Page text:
What Benjamin Netanyahu Achieved, and What His Successors Can Learn from Him

June 21 2021

Eight days ago, Israel’s longest-serving prime minister ended an unprecedented twelve consecutive years in office. Whether he will return to the office is anyone’s guess. David M. Weinberg, while frankly acknowledging Benjamin Netanyahu’s flaws and policy failures, argues that there is much to praise about his tenure. Above all else, Weinberg writes, Netanyahu made Israel strong militarily, diplomatically, and economically:

Israel’s economic attractiveness overwhelmed the nefarious Boycott, Divestment, and Sanctions movement (BDS), which sought to isolate Israel and to strangle it economically. Economic success also was one of the key ingredients of last year’s Abraham Accord peace treaties. Gulf Arab nations marveled at Israel’s technological and economic success and pined to partner with it.

Onto this, Netanyahu layered global diplomatic outreach, aimed at developing new political alliances and business markets for Israel—ranging from India and China to Africa and South America. He also expanded Israel’s diplomatic ties to Russia and Eastern Europe. All this has provided the Jewish state with a more broad-based diplomatic [operation] than ever before, allowing it to maneuver on the global playing field for strategic advantage.

I doubt that this was what Netanyahu was thinking about at the time, but numerous public figures in the Arabian Gulf have told me that more than anything else it was Netanyahu’s defiant speech in Congress [opposing the nuclear deal with Iran] that drove their leaders forward toward open diplomatic relations with Israel. . . . They [also] recognized that Israel is the only country in the region engaged in concrete, daily combat against the Iranians, through covert intelligence operations and targeted strikes.

Prime Minister Bennett and Alternate Prime Minister Lapid would do well to embrace Netanyahu’s strategic doctrines (and even to give him some credit), and in so doing lead Israel toward ever-more-robust security and diplomatic achievements.

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Read more at David M. Weinberg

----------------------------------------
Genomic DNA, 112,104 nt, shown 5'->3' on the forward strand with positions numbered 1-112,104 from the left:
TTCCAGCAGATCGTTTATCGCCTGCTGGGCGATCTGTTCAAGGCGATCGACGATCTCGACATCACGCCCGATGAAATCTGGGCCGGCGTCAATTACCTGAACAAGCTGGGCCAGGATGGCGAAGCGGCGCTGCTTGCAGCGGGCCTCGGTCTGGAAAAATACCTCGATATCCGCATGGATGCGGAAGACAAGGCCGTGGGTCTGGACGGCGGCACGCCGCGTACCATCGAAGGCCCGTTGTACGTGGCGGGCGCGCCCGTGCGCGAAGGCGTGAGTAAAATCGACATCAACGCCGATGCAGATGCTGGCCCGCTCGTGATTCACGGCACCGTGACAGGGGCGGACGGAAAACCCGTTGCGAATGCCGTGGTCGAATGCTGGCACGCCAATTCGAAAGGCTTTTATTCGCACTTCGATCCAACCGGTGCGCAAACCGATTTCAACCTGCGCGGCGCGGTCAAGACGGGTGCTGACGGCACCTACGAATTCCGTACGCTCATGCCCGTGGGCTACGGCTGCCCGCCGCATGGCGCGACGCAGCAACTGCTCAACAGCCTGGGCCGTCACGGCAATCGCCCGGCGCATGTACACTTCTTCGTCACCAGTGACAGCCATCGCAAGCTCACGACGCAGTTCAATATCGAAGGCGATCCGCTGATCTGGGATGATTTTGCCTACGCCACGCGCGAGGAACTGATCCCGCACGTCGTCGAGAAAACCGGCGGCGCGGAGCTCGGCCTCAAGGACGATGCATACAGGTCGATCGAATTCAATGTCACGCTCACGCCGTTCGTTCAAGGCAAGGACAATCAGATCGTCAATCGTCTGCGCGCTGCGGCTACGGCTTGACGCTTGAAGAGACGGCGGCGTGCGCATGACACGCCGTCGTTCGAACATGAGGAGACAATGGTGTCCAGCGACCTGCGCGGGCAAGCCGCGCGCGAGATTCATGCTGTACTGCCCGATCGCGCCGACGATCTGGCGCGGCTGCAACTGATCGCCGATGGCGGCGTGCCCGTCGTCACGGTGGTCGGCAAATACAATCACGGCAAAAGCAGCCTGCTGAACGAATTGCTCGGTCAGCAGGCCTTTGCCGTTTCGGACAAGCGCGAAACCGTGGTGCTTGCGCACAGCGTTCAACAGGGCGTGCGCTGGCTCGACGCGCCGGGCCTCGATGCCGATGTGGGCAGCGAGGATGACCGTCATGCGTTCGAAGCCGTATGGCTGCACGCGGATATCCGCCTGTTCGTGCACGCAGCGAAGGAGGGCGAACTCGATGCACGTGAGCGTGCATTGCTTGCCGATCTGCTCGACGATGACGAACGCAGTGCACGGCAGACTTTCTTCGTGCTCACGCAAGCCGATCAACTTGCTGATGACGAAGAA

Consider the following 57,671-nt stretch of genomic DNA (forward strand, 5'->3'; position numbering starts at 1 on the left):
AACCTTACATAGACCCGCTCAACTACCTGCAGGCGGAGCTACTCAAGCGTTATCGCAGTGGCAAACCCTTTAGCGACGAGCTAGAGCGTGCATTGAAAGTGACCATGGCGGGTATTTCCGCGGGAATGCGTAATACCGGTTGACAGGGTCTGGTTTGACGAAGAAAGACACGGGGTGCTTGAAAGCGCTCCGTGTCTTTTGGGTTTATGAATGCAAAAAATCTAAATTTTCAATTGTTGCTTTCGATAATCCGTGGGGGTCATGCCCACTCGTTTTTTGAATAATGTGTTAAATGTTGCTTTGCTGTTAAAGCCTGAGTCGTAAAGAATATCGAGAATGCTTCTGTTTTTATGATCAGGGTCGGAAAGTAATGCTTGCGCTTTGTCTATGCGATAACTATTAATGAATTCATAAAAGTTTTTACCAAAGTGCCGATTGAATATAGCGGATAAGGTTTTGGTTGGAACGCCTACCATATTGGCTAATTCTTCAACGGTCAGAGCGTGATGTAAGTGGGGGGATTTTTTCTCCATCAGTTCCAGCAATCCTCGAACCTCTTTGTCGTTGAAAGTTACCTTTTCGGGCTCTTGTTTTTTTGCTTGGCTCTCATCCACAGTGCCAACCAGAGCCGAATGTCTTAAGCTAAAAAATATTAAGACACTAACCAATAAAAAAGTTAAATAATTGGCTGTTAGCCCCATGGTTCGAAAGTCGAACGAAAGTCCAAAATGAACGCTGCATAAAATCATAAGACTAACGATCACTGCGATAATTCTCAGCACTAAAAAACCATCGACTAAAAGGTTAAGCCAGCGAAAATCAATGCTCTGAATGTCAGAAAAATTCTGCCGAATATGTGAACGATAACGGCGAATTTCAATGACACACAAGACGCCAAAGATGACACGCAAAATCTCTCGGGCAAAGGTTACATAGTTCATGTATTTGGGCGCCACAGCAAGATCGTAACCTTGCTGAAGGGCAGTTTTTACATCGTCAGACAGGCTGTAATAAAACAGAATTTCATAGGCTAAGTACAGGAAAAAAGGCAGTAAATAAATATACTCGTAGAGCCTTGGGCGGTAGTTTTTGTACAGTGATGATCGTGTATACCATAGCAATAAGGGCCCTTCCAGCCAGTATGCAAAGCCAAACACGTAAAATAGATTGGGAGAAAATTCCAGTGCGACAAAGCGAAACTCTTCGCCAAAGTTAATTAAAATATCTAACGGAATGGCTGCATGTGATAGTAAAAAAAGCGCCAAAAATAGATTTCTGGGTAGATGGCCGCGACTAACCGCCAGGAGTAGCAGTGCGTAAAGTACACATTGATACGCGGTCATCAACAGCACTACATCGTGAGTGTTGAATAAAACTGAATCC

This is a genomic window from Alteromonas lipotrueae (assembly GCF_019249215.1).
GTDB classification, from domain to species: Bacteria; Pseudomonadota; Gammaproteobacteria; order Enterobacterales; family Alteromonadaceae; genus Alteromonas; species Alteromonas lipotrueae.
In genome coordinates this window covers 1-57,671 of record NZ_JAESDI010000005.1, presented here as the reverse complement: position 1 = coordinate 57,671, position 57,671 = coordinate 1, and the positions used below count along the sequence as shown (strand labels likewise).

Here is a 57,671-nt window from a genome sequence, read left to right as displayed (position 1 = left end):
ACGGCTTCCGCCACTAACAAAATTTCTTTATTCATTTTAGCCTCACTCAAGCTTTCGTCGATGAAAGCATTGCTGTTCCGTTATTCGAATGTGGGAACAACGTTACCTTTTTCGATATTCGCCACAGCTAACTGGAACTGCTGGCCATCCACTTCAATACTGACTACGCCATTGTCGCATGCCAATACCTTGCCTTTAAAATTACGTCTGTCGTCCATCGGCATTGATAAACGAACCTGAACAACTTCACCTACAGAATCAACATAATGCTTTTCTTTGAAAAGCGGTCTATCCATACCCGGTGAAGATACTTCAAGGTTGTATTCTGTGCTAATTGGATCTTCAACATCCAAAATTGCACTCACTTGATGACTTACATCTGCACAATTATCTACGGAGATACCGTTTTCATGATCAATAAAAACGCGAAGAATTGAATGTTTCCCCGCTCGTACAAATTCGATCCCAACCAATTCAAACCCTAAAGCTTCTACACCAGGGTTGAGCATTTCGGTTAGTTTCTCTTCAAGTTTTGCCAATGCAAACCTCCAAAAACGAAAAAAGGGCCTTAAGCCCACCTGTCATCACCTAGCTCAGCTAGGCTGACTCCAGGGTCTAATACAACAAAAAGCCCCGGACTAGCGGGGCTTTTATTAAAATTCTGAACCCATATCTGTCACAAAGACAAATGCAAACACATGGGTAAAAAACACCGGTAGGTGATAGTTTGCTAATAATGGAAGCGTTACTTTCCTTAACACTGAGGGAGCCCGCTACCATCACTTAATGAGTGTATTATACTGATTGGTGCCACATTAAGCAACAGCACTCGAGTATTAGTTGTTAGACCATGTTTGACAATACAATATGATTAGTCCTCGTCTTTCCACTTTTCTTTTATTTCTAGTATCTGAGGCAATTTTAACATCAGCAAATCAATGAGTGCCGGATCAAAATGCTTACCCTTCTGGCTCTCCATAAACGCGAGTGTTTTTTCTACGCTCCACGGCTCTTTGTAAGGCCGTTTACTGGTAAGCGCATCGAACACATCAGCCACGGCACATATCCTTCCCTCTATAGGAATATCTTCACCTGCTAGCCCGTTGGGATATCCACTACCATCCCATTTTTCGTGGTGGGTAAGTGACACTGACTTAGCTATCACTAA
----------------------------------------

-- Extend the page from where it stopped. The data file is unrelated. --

More about: Abraham Accords, Benjamin Netanyahu, Israel diplomacy, Israeli economy, Israeli politics

How China Equips the Islamic Republic to Repress Its People

In its dedication to bringing totalitarianism into the 21st century, the Chinese Communist party has developed high-tech forms of surveillance using facial-recognition software, a vast system of “social credit,” and careful control over its subjects’ cellular phones. Even stricter and more invasive measures are applied to the Uyghurs of the northwestern part of the country. Beijing is also happy to export its innovations in tyranny to allies like Iran and Russia. Playing a key role in these advances is a nominally private company called Tiandy Technologies. Craig Singleton describes its activities:

Both Tiandy testimonials and Chinese-government press releases advertise the use of the company’s products by Chinese officials to track and interrogate Uyghur Muslims and other ethnic minorities in China’s Xinjiang province. According to human-rights groups, Chinese authorities also employ Tiandy products, such as “tiger chairs,” to torture Uyghurs and other minorities.

Iran has long relied on China to augment its digital surveillance capabilities, and Tehran was an early adopter of Beijing’s “social-credit” system, which it wields to assess citizens’ behavior and trustworthiness. . . . Iranian government representatives have publicized plans to leverage smart technologies, including AI-powered face recognition, to maintain regime stability and neutralize dissent. Enhanced cooperation with China is central to those efforts.

At present, Tiandy is not subject to U.S. sanctions or export controls. In light of Tiandy’s operations in both Xinjiang and Iran, policymakers should consider removing the company, its owner, and stakeholders from the international financial system and global supply chains.

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Read more at FDD

More about: China, Human Rights, Iran, Totalitarianism, U.S. Foreign policy